One of the main problems most people have these days is debt.  In that, I’m pretty much no different, though there have been times in my life when I was for the most part debt free.  Having been lax over the last 10 years, that’s no longer the case, and I’m in the process of doing something about it, since I have retirement coming more into view with every passing month of work and life.  I don’t have a lot in the way of assets, the way my wife and I have structured our ‘things that have great value’, by and large they’re not really in my name per se, so I don’t have full ownership of them.  We own a house (with a mortgage) and we lease our vehicle.  Consequently, we don’t ever have large bills to pay insofar as car repairs, since all the vehicles that we lease are brand new, only ever get to three years in age before they’re turned in, and are completely under warranty for all the time we’re driving them.  And its fully covered by our auto insurance policy.

Over the years I’ve made some really dumb decisions with money, and that’s contributed to the current hole that I’m in.  Too, I have several credit cards with sizable balances, and rather sneakily, the banks that own them have been inching up the interest rates little by little, making it harder and harder to pay them off in an easy manner.  Where at one time one of the lesser interest rates was around 11%, it’s now been jacked up to 13.25% and so on.  My worst interest rate card is about 26%, and I’d really like to cancel that one, except it carries a balance.  So while watching YouTube videos instead of doing things around the house, I stumbled upon a method that seems to have a pretty good following, as well as many success stories.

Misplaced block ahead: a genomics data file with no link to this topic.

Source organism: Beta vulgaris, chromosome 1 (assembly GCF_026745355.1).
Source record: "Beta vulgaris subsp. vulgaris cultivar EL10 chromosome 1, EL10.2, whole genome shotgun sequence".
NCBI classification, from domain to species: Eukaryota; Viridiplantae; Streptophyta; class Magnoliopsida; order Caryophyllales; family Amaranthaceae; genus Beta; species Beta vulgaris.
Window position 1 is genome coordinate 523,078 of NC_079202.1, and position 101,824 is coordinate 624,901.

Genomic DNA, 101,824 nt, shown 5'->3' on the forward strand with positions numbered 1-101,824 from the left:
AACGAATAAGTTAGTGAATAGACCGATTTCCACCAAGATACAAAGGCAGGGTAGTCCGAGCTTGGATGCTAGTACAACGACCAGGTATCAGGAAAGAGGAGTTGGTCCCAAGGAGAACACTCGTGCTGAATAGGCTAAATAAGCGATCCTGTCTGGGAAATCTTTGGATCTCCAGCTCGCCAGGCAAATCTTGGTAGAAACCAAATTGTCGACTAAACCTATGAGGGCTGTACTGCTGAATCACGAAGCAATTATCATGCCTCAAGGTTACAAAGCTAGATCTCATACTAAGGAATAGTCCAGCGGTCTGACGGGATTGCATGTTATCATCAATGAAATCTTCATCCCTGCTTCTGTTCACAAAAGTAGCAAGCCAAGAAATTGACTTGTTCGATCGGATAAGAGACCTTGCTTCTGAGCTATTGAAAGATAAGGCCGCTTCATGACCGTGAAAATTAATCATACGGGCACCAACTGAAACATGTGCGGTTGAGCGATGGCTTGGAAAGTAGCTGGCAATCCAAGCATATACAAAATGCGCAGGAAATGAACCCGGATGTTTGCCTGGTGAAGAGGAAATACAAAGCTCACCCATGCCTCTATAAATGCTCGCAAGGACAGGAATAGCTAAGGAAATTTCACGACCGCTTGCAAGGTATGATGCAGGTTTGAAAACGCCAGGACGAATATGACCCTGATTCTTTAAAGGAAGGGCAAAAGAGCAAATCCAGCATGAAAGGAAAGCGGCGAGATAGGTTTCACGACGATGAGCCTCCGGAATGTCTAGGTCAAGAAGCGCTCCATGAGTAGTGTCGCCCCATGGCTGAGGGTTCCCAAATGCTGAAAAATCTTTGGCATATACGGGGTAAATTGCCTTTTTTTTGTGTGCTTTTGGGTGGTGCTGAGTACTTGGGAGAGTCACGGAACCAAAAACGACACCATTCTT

It’s called the Seven Baby Steps, and it seems to be pretty straightforward.  Now granted, the originator of this system posits that the best method to start with is saving $1000 for some sort of family emergency, but I’m forgoing that since I have sufficient funds already socked away that can be accessed if there was some sort of dire need for it.  The second step is what’s called the Debt Snowball approach.  Listing all of your debts that have interest rates, regardless of what those rates are, just list the debts from lowest to highest in terms of balances.  Start paying off the lowest amount first with as much as you can afford to throw at it, remembering to pay off the other debts with the minimum payment.  Once the first one is paid off, add the amount that you were putting towards that to the next one in line and keep going until your debts are paid off.  It doesn’t say anything about cancelling credit cards, since every one you cancel has an effect on your credit score.  So you need to be careful about that.

For the past several years I’ve been maintaining a database with my credit card debts so I can keep track of what the interest rates are, when they’re paid every month, balances, and so on.  I’ve steadily been able to put about $1000 towards the debt every month from what I make, but it hasn’t been doing very well because I’ve been torpedoing my efforts through spending on frivolous things, lending people money and so on.  Which just means I need to get a little medieval with my spending, with my saving and with my dedication towards getting out of debt, not adding to it!  I have to admit I’ve tried a similar sort of plan for the last year or so, trying to pay off the higher interest rated card first, the so-called Avalanche method, but it’s had only limited success.  Again, when I run low on my checking account balance, I tend to go to the credit cards, and generally the ones that have the larger interest rates also have the bigger credit lines.  So it can be a trap of sorts, when you borrow more than you can really afford, and are paying high interest as well as putting it out over time.  I can easily see how people get to the point where bankruptcy seems to be the only logical option.  Large financial institutions get forgiveness easily, your average borrower, not so much.

Either way, I’ll be revisiting this issue more in the months to come.